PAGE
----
Artificially raising the wages of lower-skilled positions in the federal government will exacerbate existing federal compensation premiums and further detach federal pay from performance.

Various studies estimate that federal workers receive between 20% to 60% higher compensation than their private sector counterparts. The differences are most profound among lower-wage positions.

The Congressional Budget Office estimated that federal workers with no more than a high school diploma receive 34% higher wages and 93% higher benefits than their private-sector counterparts.

A $15 minimum wage translates into a minimum of $44,800, and up to $55,000 in annual compensation for federal workers (including employer payroll taxes, and employer health and retirement benefits).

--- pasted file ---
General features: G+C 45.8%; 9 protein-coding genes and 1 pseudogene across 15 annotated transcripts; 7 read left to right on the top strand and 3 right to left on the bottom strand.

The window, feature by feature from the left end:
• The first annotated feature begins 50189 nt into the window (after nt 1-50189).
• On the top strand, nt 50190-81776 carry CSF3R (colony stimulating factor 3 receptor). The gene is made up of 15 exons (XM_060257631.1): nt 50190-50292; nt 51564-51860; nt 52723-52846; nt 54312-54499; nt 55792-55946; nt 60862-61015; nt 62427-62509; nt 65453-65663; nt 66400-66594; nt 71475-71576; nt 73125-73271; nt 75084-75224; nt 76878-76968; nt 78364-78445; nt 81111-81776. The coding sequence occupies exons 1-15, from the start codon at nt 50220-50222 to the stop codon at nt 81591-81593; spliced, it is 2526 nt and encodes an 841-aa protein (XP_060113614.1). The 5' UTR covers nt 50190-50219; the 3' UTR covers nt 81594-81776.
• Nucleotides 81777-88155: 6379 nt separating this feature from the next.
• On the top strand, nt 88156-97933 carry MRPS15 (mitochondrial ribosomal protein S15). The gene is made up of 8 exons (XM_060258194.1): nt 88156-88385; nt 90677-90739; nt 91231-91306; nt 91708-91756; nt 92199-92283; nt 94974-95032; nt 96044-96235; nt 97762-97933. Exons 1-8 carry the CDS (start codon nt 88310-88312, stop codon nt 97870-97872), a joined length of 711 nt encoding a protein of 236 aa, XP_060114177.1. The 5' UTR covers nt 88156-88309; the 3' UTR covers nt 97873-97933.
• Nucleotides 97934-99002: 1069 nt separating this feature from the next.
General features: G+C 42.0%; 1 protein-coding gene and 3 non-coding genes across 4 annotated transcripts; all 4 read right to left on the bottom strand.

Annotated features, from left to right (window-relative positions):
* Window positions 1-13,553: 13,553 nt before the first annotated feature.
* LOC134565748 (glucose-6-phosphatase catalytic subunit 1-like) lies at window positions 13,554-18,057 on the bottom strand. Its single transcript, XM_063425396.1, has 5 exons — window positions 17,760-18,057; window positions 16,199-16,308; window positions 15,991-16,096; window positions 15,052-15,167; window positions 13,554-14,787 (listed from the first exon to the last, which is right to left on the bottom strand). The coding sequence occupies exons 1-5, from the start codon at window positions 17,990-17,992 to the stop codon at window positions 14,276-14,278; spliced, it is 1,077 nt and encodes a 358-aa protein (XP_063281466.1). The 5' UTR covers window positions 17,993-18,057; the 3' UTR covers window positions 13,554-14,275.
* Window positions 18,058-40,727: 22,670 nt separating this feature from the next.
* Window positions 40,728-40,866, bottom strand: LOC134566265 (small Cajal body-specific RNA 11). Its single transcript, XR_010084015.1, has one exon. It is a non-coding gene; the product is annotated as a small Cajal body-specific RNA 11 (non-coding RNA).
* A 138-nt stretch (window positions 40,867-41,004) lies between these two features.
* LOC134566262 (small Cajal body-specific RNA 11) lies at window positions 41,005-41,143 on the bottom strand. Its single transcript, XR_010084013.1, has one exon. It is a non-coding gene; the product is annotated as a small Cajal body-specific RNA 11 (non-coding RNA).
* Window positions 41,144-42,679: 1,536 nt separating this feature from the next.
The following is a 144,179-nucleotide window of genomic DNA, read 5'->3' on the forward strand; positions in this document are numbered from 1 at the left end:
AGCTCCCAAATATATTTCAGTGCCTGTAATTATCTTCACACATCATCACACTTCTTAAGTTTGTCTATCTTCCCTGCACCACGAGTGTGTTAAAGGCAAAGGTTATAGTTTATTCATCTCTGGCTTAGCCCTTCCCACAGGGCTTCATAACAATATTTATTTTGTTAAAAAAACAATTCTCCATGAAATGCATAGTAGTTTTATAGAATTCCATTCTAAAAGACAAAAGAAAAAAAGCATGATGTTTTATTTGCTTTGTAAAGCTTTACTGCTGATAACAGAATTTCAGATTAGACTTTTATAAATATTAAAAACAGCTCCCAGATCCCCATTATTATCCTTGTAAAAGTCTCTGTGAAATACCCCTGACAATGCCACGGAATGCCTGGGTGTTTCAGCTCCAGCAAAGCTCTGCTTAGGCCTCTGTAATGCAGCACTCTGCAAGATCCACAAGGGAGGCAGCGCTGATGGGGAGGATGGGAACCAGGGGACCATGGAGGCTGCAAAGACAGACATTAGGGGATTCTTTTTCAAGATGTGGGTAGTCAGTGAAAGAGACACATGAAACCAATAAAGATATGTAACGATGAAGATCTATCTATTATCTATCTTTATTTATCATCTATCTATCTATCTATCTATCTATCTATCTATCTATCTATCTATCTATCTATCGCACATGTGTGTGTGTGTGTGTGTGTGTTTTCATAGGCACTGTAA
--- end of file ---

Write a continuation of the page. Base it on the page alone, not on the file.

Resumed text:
Factoring in federal workers’ generous paid leave, that translates into a taxpayer cost of about $25 to $31 per hour for federal employees with base salaries equal to $15 per hour.

The White House’s statement announcing the $15 federal minimum claims “we know that higher wages boost productivity.”

Actually, it’s the other way around. Workers becoming more productive leads to higher wages. And basing pay on performance—not government fiat—leads to higher productivity.

On the other hand, paying people more do to the exact same thing leads to inflation. That’s evidenced today as 5.7% wage gains (year-over-year) are equal to 1.7% wage losses after taking into account inflation, which is at the highest level in four decades.  

Basing pay on anything other than productivity is not only bad for business, it’s also bad for employee morale.